52% of Americans surveyed will buy some groceries online post-pandemic; 48% aren’t likely to.
By KATISHI MAAKE | Retail Brew | March 29, 2021
Covid-19 jumpstarted a retail phenomenon more inevitable than Thanos: online grocery shopping. Retail Brew’s exclusive Harris Poll survey of 1,078 US adults suggests the ramifications will be long-lasting, even if some consumers still prefer to explore the aisles.
- More than half (52%) of Americans say they’ll purchase some of their groceries online post-pandemic, while 48% are not very likely to.
- 71% of millennials and 55% of Gen Zers are somewhat likely to order groceries online, compared to 53% of Gen Xers and 36% of baby boomers.
Reality check: Last Friday, we reported survey results from the same poll, which found a plurality of Americans want to primarily shop in-store once restrictions are lifted, though online grocery shopping will remain much more common than before.
The cream rises to the top
So how big was the shift to digital? According to our survey, 22% of shoppers said they had bought groceries online before March 2020, while 37% do so now. But 28% say they rarely or never order groceries online, versus 15% who don’t shop in person.
Another measure: E-comm grocery sales increased 54% to $95.82 billion in 2020, but that’s still just 7.4% of the total US grocery market, according to eMarketer. They expect online grocery sales to hit $112.9 billion by year’s end.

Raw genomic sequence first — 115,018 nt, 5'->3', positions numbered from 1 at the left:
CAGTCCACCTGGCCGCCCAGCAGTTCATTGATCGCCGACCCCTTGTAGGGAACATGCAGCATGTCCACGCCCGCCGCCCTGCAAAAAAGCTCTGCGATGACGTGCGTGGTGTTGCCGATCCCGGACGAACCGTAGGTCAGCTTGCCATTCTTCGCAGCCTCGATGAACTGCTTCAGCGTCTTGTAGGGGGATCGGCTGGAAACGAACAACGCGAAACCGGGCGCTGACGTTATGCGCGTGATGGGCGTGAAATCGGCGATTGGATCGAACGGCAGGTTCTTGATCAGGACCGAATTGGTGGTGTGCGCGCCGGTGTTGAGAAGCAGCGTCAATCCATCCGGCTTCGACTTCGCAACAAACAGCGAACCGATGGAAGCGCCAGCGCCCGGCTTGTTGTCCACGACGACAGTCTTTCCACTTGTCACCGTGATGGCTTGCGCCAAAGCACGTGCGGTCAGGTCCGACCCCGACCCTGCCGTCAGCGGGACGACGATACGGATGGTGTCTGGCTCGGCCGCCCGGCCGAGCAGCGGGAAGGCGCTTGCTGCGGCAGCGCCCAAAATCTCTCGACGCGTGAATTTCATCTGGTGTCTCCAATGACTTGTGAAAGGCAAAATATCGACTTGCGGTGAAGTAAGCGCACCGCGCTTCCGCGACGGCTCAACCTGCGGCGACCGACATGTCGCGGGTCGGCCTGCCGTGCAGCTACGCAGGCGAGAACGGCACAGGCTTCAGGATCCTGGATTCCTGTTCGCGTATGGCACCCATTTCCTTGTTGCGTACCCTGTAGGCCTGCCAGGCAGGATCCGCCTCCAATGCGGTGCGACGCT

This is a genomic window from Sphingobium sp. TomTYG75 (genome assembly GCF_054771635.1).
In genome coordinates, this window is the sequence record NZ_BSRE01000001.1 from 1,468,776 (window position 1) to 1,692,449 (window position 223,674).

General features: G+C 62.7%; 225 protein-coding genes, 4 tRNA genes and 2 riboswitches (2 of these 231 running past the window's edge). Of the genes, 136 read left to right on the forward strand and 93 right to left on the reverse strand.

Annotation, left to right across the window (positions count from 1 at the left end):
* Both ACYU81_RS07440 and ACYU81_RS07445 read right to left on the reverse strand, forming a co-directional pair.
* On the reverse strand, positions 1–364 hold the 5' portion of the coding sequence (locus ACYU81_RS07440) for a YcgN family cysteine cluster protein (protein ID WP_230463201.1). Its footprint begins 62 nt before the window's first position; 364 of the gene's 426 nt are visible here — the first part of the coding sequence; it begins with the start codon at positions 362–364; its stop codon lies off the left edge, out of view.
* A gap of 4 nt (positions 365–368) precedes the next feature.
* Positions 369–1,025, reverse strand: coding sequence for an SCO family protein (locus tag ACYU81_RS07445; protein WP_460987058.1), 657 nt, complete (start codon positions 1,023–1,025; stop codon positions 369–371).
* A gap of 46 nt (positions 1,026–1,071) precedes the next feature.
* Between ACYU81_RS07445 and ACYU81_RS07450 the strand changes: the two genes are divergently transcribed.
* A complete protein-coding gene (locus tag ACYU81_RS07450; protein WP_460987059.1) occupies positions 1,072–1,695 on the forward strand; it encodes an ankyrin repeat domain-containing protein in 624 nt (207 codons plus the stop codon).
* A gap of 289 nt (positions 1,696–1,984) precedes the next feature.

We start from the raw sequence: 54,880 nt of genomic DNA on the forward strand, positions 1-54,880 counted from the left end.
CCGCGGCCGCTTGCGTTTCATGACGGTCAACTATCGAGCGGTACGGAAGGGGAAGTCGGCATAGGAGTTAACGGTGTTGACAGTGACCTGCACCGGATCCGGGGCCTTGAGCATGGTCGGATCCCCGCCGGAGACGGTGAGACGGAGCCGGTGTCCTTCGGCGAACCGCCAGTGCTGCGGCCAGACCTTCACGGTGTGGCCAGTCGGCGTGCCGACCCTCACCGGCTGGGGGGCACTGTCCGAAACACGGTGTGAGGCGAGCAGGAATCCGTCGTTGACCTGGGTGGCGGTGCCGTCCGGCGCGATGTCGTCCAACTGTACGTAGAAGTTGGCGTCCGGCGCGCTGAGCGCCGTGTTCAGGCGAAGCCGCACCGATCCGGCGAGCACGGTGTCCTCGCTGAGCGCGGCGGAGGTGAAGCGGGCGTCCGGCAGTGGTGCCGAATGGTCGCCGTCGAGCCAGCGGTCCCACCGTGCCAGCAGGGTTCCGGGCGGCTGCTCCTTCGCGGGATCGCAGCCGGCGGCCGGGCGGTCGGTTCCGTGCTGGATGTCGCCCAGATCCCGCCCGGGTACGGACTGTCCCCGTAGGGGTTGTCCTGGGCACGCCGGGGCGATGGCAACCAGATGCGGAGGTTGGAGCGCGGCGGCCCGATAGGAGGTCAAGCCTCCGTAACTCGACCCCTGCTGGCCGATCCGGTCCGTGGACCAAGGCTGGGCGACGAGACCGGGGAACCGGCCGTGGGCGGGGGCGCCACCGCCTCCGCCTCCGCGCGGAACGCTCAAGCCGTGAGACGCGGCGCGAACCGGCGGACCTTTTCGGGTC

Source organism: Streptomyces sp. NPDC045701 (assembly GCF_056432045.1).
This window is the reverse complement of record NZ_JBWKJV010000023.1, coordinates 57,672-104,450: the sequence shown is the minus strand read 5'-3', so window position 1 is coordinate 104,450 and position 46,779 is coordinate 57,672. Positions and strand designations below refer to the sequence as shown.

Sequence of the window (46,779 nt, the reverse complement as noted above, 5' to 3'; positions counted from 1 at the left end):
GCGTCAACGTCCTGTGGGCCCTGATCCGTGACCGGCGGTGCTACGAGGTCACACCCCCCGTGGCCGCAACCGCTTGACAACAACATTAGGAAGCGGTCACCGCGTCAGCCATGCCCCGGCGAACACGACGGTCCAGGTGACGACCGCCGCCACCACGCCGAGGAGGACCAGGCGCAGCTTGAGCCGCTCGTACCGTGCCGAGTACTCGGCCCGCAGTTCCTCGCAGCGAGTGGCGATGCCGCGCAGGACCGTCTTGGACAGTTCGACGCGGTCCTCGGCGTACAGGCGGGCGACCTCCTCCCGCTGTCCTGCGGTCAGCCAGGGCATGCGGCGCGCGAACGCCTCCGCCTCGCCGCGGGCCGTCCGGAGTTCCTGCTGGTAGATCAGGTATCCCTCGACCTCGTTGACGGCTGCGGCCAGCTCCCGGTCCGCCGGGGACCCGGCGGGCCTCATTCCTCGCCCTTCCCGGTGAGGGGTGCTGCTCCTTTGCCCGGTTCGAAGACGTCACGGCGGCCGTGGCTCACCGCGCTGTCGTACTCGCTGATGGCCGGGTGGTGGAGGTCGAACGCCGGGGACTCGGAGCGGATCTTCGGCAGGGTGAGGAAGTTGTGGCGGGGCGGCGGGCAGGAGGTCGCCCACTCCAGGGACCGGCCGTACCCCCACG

Industry experts believe big name grocers will dominate this relatively small—but growing—segment via costly new investments, making it harder for smaller grocers to compete. Two examples:
- Walmart overtook Harris Teeter as Charlotte, NC’s predominant grocer in 2019, and the pandemic widened the gap due to e-comm capabilities. Walmart held a 21.1% market share last year, compared to Harris Teeter’s 16.5%.
- The US’s third largest grocer, Albertsons, reported e-comm gains of at least 200% in 2020. It’s now expecting e-comm to account for as much as 20% of total sales, and is building several new micro fulfillment centers (MFCs). MFCs from Takeoff Technologies, which powers Albertsons’s two existing MFCs, cost around $3 million for a 10,000-square-foot system.
Zoom out: The big/little divide may force smaller and independent chains to start or continue using less expensive digital solutions like Instacart-esque partnerships and self checkout services. Smaller grocers can also lean into their strength: offering competitive prices and customized inventory that fit their communities’ needs.